The more serious the problem, the higher should be the deployment of corrective measures. Meditation is recommended in India to overcome an individual's depression and also in the case of organizations. Self-introspection helps. Similarly, organizations can concentrate within – very carefully and consciously looking at every minute change happening inside and continue to do so until the turbulence settles. Set the most soothing new rhythm within the existing processes and supply chains. Process redesign, product re-configuration and deployment of new value-added features may help. And, like serious cases of individual depression, when the help of a professionally qualified expert is needed, organizations should look for hand-holding. Why are most organizations still shy in seeking experts' advice for some of the redesigns and innovations that are needed now? Only the ignorant, in a state of depression of this magnitude, act this way. The academic world and professional consultants can possibly contribute most in this regard.
Evolving networked organizations and coordinating their supply chains are needed to pool the common resources and focus on cost cutting, while paying increased attention to investment in R&D and innovation. Diverting attention and “listening to music” may help an individual cope with depression. Possibly, listening more to the “voice of customer” may help companies to better innovate their products and services to deal with the economic depression. Also, in both types of depression, time is an important dimension. If we are successful in devising conscious strategies to survive in the most troubled phase, each passing day, without asking, would provide opportunities to move out of it. Therefore, the first priority of organizations is survival for the time being. Optimists believe that opportunities to grow are bound to come, as depressions do not last for ever. Until that time, doing different things certainly helps. Innovating products and services should help organizations chart new ways to conduct business afresh. New products, services and related innovations provide hope and optimism to organizations and also to their customers. For example, Tata Motors, a leading auto manufacturer in India, has just launched its four-seater passenger car, Nano, in the midst of the economic slow down. The new car is priced at about $2,500. Undoubtedly, for this low-cost, attractive car, Tata Motors has invested a lot in innovations at product, process and supply chain levels and the result is that, despite economic slow-down in overall economy, there is an unprecedented, positive customer sentiment for this car in India. Low cost provokes customer sentiments; so is the case with higher valued products. Mobile services are good examples of value-added services. Incidentally, the telecommunication sector is doing relatively better in most parts of globe during this economic down turn. We believe, when the going gets tough, the tough get going. In the past, new market leaders have emerged in turbulent times. If Apple could achieve this during the last depression, why not others in this depression? We look at the present crisis as a bundle of opportunities.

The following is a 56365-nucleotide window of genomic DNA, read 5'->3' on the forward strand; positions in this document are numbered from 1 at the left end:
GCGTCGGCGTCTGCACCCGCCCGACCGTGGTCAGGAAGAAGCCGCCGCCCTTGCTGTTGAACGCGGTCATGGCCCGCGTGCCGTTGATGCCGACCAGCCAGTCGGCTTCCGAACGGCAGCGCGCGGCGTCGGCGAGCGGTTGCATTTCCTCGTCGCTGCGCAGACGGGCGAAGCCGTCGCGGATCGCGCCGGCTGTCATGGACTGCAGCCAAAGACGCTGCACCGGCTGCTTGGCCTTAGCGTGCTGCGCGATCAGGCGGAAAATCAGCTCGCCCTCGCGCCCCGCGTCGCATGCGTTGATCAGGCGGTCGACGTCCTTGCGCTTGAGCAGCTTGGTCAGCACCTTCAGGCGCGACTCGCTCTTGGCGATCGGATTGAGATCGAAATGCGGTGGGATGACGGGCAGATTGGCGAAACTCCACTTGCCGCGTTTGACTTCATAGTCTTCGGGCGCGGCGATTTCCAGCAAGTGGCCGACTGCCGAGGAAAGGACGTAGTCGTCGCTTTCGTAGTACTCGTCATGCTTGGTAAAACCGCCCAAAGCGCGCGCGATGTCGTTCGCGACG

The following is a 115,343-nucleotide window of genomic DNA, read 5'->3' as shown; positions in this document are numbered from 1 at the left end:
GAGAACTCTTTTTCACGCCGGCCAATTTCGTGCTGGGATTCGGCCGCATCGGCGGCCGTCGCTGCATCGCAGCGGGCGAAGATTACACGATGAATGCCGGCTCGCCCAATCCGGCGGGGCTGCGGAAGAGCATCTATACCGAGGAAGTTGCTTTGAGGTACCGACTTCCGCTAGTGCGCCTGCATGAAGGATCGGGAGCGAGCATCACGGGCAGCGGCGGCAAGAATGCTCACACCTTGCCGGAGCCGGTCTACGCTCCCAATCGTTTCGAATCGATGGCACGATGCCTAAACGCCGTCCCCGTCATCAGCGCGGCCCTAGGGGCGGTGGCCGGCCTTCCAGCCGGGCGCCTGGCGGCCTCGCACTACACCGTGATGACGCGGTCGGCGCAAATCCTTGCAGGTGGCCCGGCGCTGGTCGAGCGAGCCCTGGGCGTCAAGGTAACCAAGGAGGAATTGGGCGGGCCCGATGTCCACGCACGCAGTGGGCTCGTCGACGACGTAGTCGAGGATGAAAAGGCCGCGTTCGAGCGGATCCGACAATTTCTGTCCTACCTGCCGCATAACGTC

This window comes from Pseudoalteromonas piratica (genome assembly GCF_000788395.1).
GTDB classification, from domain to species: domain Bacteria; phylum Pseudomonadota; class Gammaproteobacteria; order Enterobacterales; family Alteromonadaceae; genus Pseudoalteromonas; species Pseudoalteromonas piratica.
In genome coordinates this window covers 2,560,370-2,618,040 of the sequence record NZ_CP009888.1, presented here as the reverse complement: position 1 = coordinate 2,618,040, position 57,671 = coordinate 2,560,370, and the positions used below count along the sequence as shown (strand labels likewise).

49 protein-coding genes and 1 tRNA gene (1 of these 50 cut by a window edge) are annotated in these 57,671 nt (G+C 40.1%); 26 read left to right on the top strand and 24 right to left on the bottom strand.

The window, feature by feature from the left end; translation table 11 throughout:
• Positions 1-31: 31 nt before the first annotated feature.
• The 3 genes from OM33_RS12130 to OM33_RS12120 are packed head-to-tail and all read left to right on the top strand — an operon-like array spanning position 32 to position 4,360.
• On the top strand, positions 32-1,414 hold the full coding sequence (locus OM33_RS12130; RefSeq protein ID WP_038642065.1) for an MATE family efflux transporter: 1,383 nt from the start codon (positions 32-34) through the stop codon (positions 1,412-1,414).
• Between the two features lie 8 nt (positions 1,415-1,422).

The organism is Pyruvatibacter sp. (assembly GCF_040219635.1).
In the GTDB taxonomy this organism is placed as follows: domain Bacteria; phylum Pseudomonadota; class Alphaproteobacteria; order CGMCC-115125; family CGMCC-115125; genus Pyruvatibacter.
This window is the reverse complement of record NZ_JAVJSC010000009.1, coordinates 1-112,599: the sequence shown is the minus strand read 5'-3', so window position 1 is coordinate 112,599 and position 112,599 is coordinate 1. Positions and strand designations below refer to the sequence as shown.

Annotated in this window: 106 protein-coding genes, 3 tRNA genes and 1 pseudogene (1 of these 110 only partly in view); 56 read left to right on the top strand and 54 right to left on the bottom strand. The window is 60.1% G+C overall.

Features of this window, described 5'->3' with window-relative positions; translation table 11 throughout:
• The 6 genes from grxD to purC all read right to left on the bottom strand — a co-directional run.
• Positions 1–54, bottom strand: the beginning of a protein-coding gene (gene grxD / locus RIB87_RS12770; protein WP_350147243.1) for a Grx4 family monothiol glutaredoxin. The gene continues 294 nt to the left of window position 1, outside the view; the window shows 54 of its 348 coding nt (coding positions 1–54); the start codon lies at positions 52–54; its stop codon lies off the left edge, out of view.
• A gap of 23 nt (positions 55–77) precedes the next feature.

We conclude with a quote from Gita, the most revered ancient book in India, which is in Sanskrit, one of the richest ancient languages of our time. “Samatwam yog uchayte ….” In the present context, it means: remain in the state of equanimity in success as well as failure; in good times as well as in bad times. But, be reflective so that new ideas come and then have the capability to implement them. Finally, this should lead to a new set of expertise and a new set of products and services. All this makes you stand out. This is described in Gita as “… Yoga karmasu kausham”, meaning – dexterity in thought and action.
Professor Surendra S. Yadav and Professor Ravi Shankar
Department of Management Studies, Indian Institute of Technology Delhi, New Delhi, India